Barley-Brown Rice Dosa

The inner kannadiga cannot be squelched. I've baked biscotti and stirred stews, tossed salads and dallied with more spices that you could sneeze at, but theres no escaping my dosa craving.

Fluffy, crisp dosas are of course, the result of careful soaking and grinding and what not. Sadly, such organization eludes me this week and I decided to wing it. Stop laughing. I can hear you.

(sigh) Alright, alright, I will confess that I have had more than my usual share of disasters in the recent past. For instance, I have only recently realized that it is best not to tinker with rava idlis. I've tried making them with bulghur. And one time, I even added some barley flour. They were edible but mere shadows of their former, fluffy selves. I vowed (Mahabharat music plays in the background, kitschy special effects), never to tinker with rava idli or any of the "classics". Uddina dosa, Rava dosa, Neer dosa are all off limits.

Thats when I stumbled upon this version of Barley and Brown Rice dosa! A ha! It was a sign from the gods.

Heres what I did:
1. Combined barley and brown rice flour in equal proportions (2/3 cup each). Added 2 tablespoons oat flour.
2. Added a teaspoon of cumin seeds, 2 tablespoons of chopped coriander, a half teaspoon of red chili powder and salt to taste.
3. Added warm water to make a runny batter.
4. Thats pretty much it! I let the batter sit for about half an hour. And then made the dosas on a non-stick skillet.

Served with sorekai bele saaru (bottle gourd / doodhi in toor dal) and sorekai sippe gojju (chutney made with the peel of said sorekai / bottle gourd / doodhi). I know, I know. In for a penny...

All in all, the combination was delightful. The Barley-Brown Rice dosa was super-easy to make. The texture was just right, delicate and lacy. They didn't stay crisp very long but I guess one could tweak the recipe to increase the proportion of rice flour. The sorekai bele saaru and gojju / chutney worked out great (Thanks Asha!) The gojju was simple, reminded me of the gojju that my mother and grand mother make. I put my trust in Asha's recipe and set aside my distrust of tomatoes.I halved the recipe and it was delicious.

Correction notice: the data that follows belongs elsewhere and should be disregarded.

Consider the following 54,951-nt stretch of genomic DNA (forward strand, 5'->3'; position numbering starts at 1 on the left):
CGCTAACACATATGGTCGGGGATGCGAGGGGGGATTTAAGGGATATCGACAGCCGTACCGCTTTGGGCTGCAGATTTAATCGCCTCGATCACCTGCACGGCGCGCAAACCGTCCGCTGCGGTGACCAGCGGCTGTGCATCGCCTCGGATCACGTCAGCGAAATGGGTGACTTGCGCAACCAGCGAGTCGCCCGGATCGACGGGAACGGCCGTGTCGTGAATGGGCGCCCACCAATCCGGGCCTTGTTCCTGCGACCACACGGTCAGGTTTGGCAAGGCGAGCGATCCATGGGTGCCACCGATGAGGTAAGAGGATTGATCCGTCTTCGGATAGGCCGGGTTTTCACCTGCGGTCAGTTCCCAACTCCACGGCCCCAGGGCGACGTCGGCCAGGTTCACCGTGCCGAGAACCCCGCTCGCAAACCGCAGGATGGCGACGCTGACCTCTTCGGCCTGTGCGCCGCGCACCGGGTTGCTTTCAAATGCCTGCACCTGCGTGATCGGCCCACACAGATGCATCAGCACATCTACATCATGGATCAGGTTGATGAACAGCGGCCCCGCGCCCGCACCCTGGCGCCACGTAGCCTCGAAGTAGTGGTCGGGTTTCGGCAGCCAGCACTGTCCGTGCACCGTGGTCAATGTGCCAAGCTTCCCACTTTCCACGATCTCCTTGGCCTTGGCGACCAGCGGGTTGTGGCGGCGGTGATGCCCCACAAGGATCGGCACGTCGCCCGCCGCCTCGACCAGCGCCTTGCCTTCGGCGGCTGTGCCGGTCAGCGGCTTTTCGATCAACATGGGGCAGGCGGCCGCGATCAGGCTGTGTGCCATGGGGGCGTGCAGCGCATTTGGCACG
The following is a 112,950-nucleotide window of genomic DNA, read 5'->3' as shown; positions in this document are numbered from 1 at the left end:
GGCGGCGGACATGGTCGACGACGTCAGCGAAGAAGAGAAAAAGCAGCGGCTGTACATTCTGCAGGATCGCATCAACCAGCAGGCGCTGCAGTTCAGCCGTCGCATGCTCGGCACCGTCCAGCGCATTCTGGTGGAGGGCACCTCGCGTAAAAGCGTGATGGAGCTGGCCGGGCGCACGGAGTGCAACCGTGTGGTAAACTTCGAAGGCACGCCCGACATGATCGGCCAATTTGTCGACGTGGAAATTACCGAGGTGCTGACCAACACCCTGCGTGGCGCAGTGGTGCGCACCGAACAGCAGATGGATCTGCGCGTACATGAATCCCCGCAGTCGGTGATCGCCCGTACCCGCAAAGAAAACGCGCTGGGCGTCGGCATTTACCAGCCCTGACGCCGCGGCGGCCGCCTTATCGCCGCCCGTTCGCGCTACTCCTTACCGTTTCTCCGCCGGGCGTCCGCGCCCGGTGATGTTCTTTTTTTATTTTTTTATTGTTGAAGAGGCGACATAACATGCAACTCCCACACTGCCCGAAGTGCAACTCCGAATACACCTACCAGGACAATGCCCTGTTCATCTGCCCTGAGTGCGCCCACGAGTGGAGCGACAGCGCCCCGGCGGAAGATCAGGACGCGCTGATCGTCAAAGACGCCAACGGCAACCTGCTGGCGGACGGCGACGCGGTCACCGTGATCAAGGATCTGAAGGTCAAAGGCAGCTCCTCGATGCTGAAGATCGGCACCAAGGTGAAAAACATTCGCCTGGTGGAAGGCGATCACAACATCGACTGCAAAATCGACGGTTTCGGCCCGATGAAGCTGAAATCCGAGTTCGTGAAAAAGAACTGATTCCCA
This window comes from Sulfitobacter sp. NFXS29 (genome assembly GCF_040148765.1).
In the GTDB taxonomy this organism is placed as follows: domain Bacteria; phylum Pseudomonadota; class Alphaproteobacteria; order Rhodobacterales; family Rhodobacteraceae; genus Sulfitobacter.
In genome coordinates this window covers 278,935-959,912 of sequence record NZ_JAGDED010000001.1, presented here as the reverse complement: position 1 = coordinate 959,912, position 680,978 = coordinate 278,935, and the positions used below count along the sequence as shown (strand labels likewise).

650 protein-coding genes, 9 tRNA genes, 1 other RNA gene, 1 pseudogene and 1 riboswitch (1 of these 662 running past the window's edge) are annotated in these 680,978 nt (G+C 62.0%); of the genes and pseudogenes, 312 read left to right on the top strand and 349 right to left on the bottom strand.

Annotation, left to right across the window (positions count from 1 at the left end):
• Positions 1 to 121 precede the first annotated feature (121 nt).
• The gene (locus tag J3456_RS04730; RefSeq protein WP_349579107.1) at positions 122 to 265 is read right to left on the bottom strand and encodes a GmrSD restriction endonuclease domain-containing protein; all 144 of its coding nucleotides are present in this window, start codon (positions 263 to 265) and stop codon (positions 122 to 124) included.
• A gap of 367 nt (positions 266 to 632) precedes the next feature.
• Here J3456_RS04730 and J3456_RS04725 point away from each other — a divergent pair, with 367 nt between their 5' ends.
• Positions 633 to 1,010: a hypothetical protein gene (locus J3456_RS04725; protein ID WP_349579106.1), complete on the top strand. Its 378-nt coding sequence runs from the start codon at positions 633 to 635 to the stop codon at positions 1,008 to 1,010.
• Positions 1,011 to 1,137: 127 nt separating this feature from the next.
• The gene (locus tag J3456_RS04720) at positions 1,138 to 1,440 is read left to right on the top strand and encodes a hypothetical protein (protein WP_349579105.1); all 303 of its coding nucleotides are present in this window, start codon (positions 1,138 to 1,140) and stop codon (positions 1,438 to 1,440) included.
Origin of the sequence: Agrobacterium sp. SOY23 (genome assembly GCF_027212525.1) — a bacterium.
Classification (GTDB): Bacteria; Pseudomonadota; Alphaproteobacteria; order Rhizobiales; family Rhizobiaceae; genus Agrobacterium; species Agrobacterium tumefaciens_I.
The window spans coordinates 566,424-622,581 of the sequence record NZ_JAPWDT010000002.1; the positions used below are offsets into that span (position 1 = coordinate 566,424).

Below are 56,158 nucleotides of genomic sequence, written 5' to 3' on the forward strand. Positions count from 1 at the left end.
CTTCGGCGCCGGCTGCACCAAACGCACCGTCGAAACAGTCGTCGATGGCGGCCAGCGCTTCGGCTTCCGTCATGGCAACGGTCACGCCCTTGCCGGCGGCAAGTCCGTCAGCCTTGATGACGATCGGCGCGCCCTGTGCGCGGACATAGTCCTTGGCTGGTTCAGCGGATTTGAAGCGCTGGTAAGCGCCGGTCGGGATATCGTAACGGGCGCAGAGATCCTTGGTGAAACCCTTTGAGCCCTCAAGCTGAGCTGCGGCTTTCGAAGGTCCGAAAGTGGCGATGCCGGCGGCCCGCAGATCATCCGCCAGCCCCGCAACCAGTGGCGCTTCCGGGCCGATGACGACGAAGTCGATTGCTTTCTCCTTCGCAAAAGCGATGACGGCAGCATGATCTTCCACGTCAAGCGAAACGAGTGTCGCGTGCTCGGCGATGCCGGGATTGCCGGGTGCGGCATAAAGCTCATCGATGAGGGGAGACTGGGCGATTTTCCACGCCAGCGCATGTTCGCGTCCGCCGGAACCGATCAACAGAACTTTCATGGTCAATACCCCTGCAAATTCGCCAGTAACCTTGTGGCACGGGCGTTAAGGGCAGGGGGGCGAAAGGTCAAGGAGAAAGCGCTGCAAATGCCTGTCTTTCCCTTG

The verdict:
Perfect for a Friday evening. Low-maintenance and flavorful.

Get your dosa fix at Srivalli's Dosa Mela! What a wonderful, wondergul idea, Sri! Thank so much Suganya for suggesting this event!


Happiness in a box

One of the highlights of March is Blogging by mail, the brainchild of Stephanie over at Dispensing Happiness . I love Stephanie's blog... many moons ago, one of my friends dutifully researched food blogs and said excitedly, "Theres someone who hosts blog parties"!! Thats Stephanie! Full of creative energy. So I signed up for 'Blogging by Mail' and could barely contain my excitement.

I received this delightful package from Lisa over at Pittsburgh Needs Eated. Thrilled. To. Bits. A sampling of treats from the strip district in Pittsburgh Delightful candy, luxurious chocolate. Ginger biscuits, cocoa nibs! Poco dolce was outstanding - burnt caramel and sea salt - oy!! All carefully packaged and outfitted for travel.

Thank you, Lisa! I can't tell you how much I've enjoyed your thoughtful, generous gift!

In the meantime, as one package flew into Rochester, another left Rochester for Melbourne! I will confess that I exchanged a couple of very helpful e-mails with some very nice folks at Australian Quaratine . Many thanks! CakeLaw is well-travelled and a very good cook - and it was a lot of fun putting the package together for her. Most of all, thanks ever so much Stephanie for organizing Blogging by Mail!


Whole grain biscotti

I love gifts of all sorts, and food in particular. All the thought and emotion that goes into one of these little packages always lifts my spirits. Fortunately, as far as food gifts are concerned, I like being at the giving end as much as I enjoy being at the receiving end!

Knowing my penchant for whole grains, it will come as no surprise that I tried Heidi Swanson's whole grain biscotti. . She also featured a recipe for chocolate biscotti in 'Super Natural Cooking'. How could I resist!

I made both. What can I say, I simply couldn't choose. I've served them as part of a brunch menu and used them variously for gifting. Bon Voyage, Good luck before an exam! Welcome back (to work!! Ha ha) Happy Friday! And they've always gone over well.